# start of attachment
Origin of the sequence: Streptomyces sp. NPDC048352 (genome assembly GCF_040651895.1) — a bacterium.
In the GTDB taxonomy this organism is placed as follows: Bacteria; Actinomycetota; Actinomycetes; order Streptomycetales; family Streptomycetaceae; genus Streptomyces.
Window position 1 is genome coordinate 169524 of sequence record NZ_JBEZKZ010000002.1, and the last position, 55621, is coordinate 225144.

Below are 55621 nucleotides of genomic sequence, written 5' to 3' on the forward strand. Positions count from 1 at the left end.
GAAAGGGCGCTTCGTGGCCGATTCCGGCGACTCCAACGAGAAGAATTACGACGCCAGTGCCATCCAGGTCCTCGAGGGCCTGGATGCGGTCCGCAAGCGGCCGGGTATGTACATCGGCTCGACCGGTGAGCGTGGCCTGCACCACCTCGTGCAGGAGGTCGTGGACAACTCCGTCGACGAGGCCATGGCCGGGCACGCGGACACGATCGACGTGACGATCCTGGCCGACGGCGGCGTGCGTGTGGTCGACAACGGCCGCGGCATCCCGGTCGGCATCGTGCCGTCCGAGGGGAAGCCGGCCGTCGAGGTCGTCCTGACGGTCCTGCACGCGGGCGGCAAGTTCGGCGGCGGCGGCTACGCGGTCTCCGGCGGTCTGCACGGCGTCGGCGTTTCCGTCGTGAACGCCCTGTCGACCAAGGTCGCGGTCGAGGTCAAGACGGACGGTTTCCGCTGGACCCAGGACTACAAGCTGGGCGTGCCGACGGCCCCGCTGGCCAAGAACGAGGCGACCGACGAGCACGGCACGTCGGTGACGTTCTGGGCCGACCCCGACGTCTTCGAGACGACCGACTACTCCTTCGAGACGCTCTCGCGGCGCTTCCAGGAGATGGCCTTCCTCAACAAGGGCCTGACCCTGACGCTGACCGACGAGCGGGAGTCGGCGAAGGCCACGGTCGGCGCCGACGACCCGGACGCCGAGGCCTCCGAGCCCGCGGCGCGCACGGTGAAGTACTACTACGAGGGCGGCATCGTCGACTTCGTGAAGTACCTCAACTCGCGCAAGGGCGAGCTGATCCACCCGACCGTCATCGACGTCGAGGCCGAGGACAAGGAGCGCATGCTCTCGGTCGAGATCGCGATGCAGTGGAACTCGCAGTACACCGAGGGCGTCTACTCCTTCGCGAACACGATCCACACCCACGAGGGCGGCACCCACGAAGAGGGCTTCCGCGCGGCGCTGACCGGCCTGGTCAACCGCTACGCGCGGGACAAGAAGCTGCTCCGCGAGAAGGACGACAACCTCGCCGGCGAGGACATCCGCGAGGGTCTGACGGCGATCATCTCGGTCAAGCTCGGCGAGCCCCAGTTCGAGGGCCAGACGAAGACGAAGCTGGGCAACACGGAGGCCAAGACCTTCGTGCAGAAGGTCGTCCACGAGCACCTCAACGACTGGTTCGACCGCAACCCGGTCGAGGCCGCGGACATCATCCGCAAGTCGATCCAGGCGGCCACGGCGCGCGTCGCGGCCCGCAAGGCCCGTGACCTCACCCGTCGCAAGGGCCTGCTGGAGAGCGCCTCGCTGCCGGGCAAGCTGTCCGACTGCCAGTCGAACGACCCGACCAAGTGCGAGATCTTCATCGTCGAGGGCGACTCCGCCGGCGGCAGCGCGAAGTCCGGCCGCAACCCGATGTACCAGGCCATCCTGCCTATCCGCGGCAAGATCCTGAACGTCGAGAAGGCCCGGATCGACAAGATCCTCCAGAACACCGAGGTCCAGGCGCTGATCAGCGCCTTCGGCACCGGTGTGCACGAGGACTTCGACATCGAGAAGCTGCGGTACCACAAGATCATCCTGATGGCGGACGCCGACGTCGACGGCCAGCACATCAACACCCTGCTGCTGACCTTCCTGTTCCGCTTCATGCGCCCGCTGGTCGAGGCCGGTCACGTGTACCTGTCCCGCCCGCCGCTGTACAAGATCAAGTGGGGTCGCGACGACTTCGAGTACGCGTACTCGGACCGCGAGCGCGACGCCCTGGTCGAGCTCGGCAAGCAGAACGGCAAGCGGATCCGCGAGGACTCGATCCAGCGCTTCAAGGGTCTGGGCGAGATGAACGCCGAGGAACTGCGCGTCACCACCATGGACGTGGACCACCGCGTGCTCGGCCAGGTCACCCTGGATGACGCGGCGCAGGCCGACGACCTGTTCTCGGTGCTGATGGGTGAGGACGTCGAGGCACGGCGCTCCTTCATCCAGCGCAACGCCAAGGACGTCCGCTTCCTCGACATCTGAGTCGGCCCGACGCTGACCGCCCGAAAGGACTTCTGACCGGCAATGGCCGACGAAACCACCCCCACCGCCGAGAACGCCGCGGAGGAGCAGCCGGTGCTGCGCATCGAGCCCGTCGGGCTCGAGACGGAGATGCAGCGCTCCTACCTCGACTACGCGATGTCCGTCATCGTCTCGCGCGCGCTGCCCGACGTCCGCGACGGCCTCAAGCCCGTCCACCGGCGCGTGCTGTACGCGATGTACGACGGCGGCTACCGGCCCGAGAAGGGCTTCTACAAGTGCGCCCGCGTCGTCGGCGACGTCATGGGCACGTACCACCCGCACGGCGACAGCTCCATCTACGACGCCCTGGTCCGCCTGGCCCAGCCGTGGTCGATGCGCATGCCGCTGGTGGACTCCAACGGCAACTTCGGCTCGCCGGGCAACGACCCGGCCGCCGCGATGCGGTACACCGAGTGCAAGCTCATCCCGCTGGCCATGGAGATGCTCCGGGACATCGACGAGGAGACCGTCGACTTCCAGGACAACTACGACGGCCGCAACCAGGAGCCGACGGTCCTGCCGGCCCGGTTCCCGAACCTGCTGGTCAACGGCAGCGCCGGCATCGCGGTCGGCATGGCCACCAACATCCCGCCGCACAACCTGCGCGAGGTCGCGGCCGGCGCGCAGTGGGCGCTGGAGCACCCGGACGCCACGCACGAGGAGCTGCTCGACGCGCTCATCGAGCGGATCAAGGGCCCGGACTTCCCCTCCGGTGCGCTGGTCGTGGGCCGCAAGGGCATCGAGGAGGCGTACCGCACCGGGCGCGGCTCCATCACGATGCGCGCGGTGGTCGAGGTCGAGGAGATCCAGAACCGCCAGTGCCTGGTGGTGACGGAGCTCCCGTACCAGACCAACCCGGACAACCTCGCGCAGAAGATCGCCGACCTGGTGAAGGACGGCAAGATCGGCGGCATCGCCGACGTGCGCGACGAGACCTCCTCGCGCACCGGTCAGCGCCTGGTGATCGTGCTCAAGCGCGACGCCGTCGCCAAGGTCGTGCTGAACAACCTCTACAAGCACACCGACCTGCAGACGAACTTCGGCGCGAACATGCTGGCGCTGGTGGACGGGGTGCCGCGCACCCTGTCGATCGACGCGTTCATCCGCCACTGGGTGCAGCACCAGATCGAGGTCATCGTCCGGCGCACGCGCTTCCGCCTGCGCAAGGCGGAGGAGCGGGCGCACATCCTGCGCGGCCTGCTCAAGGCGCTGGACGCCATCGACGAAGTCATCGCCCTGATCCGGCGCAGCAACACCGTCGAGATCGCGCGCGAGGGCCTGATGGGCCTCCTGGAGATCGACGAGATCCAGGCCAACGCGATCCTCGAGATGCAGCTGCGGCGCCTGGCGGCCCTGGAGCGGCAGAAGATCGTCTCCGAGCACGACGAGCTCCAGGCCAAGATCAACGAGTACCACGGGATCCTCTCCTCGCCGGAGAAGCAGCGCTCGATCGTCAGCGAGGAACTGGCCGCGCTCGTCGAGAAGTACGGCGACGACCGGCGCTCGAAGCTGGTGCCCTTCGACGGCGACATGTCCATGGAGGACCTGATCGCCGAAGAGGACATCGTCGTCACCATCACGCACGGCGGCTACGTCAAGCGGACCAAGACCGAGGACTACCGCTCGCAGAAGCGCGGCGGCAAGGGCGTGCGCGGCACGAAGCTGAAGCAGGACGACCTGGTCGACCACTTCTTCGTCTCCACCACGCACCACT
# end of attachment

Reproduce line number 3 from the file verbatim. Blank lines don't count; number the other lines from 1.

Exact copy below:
Window position 1 is genome coordinate 169524 of sequence record NZ_JBEZKZ010000002.1, and the last position, 55621, is coordinate 225144.